On social network sites (e.g. Facebook), individuals self-present to multiple audiences simultaneously twenty-four hours a day. Prior research has inferred this results in a lowest common denominator effect (LCDE) whereby people constrain their online presentation to the standards of their strictest audience. However, this existing work neglects to address differences in the ‘value’ (social/economic) of the audience. Through the lens of self-presentation theory, we argue that it is not the strictest audience that constrains behavior but the strongest (i.e. that which has the highest score for standards and value combined). We call this the strongest audience effect (SAE). The aim of this research is to examine and contrast the LCDE and SAE. A survey of young Facebook users (n=379) provides support for the SAE when compared to LCDE, with the strength of the strongest audience predicting behavioral constraint and also social anxiety. Additional insights are generated into which audiences are perceived as the strongest. This study contributes a novel and more holistic lens to understand self-presentation in the presence of multiple audiences in social media.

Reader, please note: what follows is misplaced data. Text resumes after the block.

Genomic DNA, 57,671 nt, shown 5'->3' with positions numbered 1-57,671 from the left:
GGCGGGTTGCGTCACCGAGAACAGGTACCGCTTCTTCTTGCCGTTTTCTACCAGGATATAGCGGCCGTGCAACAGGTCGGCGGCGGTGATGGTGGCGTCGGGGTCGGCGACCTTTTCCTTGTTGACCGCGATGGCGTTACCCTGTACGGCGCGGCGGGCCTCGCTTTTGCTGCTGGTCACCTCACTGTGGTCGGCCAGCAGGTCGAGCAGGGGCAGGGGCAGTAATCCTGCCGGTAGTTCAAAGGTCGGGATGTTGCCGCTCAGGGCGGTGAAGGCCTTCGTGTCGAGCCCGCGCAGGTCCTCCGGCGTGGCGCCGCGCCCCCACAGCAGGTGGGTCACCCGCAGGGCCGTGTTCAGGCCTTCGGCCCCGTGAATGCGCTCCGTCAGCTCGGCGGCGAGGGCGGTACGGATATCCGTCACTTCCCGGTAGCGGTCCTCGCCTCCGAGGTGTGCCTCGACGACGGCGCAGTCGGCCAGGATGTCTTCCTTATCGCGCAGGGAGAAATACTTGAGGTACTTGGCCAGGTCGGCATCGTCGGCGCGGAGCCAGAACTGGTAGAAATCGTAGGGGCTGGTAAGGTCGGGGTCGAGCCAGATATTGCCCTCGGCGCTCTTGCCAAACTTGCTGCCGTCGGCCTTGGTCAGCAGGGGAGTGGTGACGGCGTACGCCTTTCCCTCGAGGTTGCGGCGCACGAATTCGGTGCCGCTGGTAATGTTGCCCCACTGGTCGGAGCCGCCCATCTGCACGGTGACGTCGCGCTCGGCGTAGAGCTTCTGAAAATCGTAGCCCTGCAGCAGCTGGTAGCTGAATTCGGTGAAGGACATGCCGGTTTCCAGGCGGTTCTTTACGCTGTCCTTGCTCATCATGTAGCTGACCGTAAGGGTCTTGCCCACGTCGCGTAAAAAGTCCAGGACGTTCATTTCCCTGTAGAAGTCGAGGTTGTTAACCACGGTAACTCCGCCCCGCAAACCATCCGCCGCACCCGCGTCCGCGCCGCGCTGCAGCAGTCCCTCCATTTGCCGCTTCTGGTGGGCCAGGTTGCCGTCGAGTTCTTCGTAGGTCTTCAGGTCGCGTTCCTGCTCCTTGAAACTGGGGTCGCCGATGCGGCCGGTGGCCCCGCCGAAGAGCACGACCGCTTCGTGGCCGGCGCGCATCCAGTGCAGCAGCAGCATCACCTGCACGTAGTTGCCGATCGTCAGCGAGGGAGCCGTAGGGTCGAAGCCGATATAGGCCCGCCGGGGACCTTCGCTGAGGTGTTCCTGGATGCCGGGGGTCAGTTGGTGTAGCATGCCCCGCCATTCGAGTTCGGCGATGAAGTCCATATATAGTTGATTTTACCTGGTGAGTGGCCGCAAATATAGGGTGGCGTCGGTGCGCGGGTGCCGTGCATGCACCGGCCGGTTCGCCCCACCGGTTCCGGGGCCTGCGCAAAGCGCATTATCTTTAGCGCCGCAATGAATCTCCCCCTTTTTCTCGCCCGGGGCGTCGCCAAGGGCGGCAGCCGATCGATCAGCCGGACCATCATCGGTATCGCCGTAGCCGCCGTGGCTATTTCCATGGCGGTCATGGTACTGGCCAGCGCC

- Impression management
- Social anxiety
- Social Media
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- Management - Professor
- EPSRC Centre for Doctoral Training in Statistical Applied Mathematics (SAMBa)
- Information, Decisions & Operations
- Centre for Business, Organisations and Society (CBOS)
- Applied Digital Behaviour Lab
- EPSRC Centre for Doctoral Training in Cyber Security
Person: Research & Teaching